Syria’s Displaced: A Photo Essay

Syria’s Displaced: A Photo Essay

© Nina Berman 2014, NOOR

In late July 2012, the first Syrian families arrived at the Za’atari refugee camp, a barren strip of land twelve kilometers from the Syrian border and seventy kilometers from the Jordanian capital, Amman.

At the time, Andrew Harper, UNHCR’s Country Representative in Jordan said, “We are the first to admit that it is a hot desolate location. Nobody wants to put a family who has already suffered so much in a tent, in the desert, but we have no choice.”

By the end of that summer, the camp housed over 28,000 refugees. In March 2013, 156,000 people were living in a space designed for 113,000. The windswept camp had become Jordan’s fourth largest city, and UNHCR’s second largest camp after Dadaab in Kenya, currently home to about 328,000 displaced Somalis. Today, of the close to 700,000 registered Syrian refugees in Jordan, Za’atari houses about 80,000 residents.

In July 2013 U.S. Secretary of State John Kerry arrived by helicopter to visit the camp. Agence France-Presse photographer Mandel Ngan’s aerial photographs of Za’atari became the defining images of the visit. In these images, people appear as dots, little specks in brown sand against an undulating grid of tents and container homes, with no end in sight. The photographs evoked the enormity of the Syrian refugee crisis. They were powerful, but also impersonal.

As the Za’atari camp grew, the camp’s security architecture evolved.

Just past the checkpoint entrance is the camp’s main road bordered on one side by a barbed-wire security wall that stands 2.44 meters high and 120 meters long. This is the largest and most prominent in a series of walls encircling service areas and UNHCR buildings.

In late December 2013 and early January 2014, along with three experienced photographers, I visited the camp to capture the daily life of its residents.  Our aim was to tell a story about the camp through images and to paste these photos on the security wall, transforming the concrete barrier into a massive narrative canvas. The photographic display would be visible to both the subjects of the photographs and to visitors, diplomats, and other actors who would decide the fate of the refugees living within.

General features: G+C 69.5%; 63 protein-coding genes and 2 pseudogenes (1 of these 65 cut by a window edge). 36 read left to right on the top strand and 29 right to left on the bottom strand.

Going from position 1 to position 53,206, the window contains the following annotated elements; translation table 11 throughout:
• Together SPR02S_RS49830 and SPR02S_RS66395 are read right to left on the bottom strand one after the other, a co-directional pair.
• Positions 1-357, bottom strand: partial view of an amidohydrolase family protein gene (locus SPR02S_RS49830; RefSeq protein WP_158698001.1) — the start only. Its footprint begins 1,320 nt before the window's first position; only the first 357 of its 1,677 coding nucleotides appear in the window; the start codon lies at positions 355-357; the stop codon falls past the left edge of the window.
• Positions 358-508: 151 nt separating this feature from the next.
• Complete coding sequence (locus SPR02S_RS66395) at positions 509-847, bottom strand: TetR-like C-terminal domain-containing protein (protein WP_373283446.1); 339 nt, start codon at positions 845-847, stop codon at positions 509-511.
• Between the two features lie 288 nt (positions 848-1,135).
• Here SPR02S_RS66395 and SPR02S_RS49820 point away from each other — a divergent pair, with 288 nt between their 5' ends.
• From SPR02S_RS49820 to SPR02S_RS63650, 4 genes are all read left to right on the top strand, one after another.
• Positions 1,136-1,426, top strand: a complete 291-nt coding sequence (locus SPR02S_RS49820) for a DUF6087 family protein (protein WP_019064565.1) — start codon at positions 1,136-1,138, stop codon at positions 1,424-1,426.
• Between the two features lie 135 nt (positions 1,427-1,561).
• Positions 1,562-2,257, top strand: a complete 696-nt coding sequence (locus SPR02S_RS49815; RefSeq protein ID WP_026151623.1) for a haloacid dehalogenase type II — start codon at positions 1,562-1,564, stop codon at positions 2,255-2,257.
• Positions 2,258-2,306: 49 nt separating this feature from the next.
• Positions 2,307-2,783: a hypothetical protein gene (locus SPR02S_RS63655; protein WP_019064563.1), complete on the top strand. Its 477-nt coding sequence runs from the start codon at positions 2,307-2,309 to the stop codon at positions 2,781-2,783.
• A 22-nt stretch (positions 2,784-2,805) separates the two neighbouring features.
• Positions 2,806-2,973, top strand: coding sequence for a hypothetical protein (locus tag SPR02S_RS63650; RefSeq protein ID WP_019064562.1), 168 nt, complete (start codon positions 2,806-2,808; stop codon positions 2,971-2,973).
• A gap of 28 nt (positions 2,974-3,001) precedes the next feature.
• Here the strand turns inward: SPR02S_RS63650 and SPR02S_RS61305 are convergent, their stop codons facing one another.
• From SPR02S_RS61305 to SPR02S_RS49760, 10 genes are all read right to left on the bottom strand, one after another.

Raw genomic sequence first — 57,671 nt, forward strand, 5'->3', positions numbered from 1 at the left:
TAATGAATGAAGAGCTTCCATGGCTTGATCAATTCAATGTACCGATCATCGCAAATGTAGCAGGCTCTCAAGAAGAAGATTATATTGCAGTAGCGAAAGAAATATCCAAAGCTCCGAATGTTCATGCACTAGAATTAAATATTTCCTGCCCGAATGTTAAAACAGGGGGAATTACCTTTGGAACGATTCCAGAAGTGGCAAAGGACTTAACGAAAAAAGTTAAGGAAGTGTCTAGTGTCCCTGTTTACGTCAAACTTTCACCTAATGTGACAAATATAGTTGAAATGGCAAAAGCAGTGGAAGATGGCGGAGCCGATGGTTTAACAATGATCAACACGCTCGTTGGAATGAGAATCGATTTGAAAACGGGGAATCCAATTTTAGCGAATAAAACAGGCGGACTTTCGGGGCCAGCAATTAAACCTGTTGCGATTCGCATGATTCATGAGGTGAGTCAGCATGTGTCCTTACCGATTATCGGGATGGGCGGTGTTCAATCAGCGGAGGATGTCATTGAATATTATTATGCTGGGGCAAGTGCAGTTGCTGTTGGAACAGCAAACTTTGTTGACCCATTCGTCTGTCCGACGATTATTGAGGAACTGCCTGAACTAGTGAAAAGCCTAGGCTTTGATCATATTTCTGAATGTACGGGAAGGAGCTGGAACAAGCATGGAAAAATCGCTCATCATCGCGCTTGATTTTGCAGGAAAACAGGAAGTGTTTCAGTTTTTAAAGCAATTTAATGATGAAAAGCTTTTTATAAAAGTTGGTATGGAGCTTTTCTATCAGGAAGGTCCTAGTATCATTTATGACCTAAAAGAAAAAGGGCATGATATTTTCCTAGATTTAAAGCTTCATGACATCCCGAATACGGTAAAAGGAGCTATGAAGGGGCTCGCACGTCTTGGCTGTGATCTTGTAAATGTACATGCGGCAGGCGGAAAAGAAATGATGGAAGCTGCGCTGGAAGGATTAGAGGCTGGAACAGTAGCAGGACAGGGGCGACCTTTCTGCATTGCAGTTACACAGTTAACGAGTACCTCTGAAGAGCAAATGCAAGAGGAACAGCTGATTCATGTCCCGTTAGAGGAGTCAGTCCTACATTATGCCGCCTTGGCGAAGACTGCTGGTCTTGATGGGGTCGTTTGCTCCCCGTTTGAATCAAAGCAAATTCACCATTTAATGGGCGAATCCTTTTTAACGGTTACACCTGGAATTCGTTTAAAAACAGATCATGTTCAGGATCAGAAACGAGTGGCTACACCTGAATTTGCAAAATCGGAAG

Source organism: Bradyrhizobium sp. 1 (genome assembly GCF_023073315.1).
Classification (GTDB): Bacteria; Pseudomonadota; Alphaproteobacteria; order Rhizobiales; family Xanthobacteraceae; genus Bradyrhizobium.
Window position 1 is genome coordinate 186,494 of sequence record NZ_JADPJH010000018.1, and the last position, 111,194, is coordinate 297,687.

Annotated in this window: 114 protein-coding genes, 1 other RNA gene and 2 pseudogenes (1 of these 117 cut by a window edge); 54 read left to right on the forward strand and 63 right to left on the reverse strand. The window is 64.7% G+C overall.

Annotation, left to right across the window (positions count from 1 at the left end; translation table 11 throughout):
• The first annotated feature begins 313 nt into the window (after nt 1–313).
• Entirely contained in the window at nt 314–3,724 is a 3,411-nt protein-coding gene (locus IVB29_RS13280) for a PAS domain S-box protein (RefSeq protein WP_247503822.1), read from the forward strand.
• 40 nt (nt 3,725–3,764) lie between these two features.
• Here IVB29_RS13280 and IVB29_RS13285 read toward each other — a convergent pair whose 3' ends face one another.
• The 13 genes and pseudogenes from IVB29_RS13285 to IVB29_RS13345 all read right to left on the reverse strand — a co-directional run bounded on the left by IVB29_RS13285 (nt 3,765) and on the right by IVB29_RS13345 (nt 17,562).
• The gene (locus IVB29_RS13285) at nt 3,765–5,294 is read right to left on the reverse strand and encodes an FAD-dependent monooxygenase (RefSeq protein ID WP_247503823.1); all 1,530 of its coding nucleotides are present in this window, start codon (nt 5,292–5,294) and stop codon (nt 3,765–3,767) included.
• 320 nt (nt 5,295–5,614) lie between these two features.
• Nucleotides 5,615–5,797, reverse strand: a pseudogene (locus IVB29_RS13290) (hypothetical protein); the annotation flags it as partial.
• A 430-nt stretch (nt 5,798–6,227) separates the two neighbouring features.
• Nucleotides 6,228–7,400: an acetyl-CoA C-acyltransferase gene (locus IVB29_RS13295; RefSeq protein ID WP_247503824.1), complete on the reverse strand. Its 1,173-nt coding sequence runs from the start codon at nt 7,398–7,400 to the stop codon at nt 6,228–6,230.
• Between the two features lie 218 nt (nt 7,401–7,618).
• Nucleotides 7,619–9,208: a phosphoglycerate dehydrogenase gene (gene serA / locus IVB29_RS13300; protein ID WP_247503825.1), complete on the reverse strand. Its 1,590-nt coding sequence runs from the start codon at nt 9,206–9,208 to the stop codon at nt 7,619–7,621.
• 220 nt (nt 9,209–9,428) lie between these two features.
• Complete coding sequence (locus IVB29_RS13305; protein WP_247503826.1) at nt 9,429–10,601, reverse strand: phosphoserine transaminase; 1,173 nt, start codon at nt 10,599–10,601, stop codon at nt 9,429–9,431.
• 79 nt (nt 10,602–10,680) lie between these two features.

Rather than unidentifiable specks in brown sand, we wanted Za’atari’s refugees to appear epic, but also to show their humanity and dignity. The project used the visual language of photojournalism but required consent and collaboration from the camp’s residents. In addition, the images had to strike a particular note: they had to negotiate the space between the grim reality of the camp and the project’s intention to use art as an affirming medium in spaces of disenfranchisement and trauma.

When escaping violence, refugees flee with what they can carry. Many left behind their family photographs. So in addition to the creation of the security wall mural, our team of photographers turned one tent into a photo studio. Refugees were invited to have their portraits taken alone or with someone—or something—they loved. One man brought his shisha; a young boy, his blanket. Four girls held their schoolbooks. Mothers carried babies. A father stood behind his son. The photo studio provided a neutral space where residents could momentarily escape their refugee status. Participants were treated as clients, not subjects. They chose how they would pose and look. We printed hundreds of these portraits and distributed them for free on the spot. I also selected a few images for the security wall mural.